Category Archives: Ideas

Crokinole – Not just for Mennonites anymore!

Awhile back I was listening to a podcast about gaming in libraries. Commentator Scott Nicholson was talking about dexterity games. To my surprise he started talking about how Crokinole was worth considering because the boards, which are usually rather ornate and pricey, are finally being produced at a reasonable cost. (To jump to a price list for Crokinole boards click here)
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Cheap Holiday Thrills

First of all, I know this isn’t a “YA topic” but at least it’s a library topic, so ease up on the judgements, Scroogmeister! Moving on…

Figure 1. (click to enlarge)

The faculty of architecture and engineering are having their annual Christmas party in the campus lounge this weekend. On my way to work I saw them setting up the usual gaudy X-mas trinketry, in mid-scoff I was silenced by the presence of Santa’s Chimnery Maze (See figure 1). I’m an adult (legally and in apperance) but I definately wanted to give it it a go… I’m a skinny Man so I could have fit, unfortunately I didn’t have the 20$ one of the decorators claimed was the price for adults. I briefly toyed witht he idea of pushing him down and escaping into the maze, but remembered certain legal expectations of being an adult and decided just to take some pics and be on my way.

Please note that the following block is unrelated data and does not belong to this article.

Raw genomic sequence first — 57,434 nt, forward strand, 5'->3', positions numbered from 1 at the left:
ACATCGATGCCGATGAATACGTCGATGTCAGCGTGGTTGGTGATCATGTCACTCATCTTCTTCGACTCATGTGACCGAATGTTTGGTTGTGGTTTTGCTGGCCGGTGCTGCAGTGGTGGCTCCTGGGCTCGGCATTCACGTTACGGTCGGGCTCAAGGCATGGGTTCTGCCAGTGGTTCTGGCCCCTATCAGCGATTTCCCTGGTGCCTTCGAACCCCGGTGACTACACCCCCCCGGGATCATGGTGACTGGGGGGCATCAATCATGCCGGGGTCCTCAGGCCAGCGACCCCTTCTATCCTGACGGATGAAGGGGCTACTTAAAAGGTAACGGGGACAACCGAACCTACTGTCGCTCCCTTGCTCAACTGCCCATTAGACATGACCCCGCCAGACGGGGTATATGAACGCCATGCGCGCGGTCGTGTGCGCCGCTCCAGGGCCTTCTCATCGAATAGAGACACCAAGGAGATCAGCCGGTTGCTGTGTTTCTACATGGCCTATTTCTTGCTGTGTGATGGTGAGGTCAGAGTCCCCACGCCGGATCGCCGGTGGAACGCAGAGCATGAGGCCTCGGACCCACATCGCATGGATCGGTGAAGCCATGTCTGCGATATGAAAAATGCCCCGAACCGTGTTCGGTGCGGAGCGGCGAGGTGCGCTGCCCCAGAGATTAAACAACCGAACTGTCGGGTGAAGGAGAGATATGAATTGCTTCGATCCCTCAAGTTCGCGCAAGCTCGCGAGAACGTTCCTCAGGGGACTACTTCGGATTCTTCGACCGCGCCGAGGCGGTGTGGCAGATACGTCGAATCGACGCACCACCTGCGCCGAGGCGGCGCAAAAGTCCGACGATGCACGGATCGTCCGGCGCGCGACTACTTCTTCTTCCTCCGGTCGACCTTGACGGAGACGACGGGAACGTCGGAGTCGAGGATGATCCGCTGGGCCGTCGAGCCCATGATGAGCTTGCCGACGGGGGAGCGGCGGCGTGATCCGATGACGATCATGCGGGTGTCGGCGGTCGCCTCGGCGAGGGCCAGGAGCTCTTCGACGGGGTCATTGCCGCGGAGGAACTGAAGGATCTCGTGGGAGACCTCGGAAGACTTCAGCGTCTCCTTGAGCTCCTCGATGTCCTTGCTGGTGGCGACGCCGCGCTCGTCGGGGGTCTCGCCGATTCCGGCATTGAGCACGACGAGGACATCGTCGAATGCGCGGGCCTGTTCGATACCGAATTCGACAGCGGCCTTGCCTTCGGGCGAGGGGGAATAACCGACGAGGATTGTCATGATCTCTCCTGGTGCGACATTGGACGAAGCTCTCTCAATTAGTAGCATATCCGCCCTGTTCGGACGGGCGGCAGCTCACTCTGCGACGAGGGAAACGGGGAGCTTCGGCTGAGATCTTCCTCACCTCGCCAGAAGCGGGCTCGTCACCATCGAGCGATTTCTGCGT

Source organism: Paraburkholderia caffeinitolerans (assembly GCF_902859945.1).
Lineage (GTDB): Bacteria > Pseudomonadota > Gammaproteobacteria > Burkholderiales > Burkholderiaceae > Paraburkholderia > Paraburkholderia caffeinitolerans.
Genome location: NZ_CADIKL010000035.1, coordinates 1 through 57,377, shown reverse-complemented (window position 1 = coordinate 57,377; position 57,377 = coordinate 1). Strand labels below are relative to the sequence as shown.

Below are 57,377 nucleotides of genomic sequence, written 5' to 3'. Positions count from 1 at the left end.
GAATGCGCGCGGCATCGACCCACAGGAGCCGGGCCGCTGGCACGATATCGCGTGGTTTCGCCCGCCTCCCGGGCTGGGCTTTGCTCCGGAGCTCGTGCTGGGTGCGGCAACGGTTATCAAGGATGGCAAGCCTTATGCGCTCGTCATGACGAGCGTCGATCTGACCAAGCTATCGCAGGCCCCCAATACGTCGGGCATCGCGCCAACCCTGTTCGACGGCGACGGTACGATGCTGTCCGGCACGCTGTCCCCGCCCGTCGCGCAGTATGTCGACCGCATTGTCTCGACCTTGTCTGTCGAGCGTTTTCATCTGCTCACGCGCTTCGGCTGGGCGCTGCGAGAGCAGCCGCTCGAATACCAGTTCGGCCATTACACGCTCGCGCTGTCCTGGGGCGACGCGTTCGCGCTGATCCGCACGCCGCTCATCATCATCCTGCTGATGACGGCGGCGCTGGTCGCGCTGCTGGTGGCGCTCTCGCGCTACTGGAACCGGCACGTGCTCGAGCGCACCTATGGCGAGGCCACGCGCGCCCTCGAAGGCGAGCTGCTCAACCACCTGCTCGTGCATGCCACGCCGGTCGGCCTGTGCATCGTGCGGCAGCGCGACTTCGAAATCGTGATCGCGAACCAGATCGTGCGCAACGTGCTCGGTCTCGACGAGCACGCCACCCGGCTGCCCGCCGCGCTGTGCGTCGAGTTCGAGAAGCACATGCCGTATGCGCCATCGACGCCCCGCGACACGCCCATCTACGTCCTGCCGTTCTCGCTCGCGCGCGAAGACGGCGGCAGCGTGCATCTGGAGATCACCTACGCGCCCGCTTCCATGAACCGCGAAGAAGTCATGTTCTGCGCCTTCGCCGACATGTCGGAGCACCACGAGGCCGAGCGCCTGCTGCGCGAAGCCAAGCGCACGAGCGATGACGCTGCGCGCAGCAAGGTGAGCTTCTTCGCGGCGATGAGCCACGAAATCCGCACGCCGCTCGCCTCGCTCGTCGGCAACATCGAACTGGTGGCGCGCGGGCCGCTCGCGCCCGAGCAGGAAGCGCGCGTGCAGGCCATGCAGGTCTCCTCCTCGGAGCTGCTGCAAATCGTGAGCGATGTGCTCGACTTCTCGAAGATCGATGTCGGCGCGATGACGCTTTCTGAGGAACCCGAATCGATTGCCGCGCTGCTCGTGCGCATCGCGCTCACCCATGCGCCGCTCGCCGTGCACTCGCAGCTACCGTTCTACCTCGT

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A sign of the times…

Hey folks,

I was biking around Halifax today and noticed this sign outside the King’s View Academy which is a private school beside a major throughfare road into the downtown and is about two blocks from a Public School, Oxford School. The two schools may not be in heated competition for students as there is only a two year overlap in their respective services. The Oxford public school serves children from preschool to grade 9 while the Kingsview academy serves grades 7 through 12.

Anyway the sign was striking for two main reasons. Firstly, public schools, especially high schools (the particular setting King’s View is trying to pinch students from) are often portrayed in the media as being scary places. I tried to find reliable data measuring the extent of “safety in public schools” but did not have any luck. I did however find this graph that may help to explain why some feel public schools are hotbeds of bedlam: The highest crime rate for accused people occurs between the ages of 16-19. I stress that this is a chart of people ACCUSED of crime. Statistics on convictions where not categorized with the list of the accused.

This could be a result of agist accusers, or a final rush to the dark side before the protection of being a minor is forever lost. Who knows. One thing that is CLEAR is that the crime rate in general and for youths is dropping, continuosly.

Police reported that nearly 153,000 youth aged 12 to 17 were accused of a crime in 2010, almost 15,000 fewer than the previous year. The youth crime rate, which measures the overall volume of crime committed by youth, declined by 7%.
(Statistics Canada, 2010)

The second reason this sign got my attention is because I had a macabre sort of “A-HA!” moment. If the private school is using the perceived threat of the public school environment to attract new members then libraries could potentially do the same.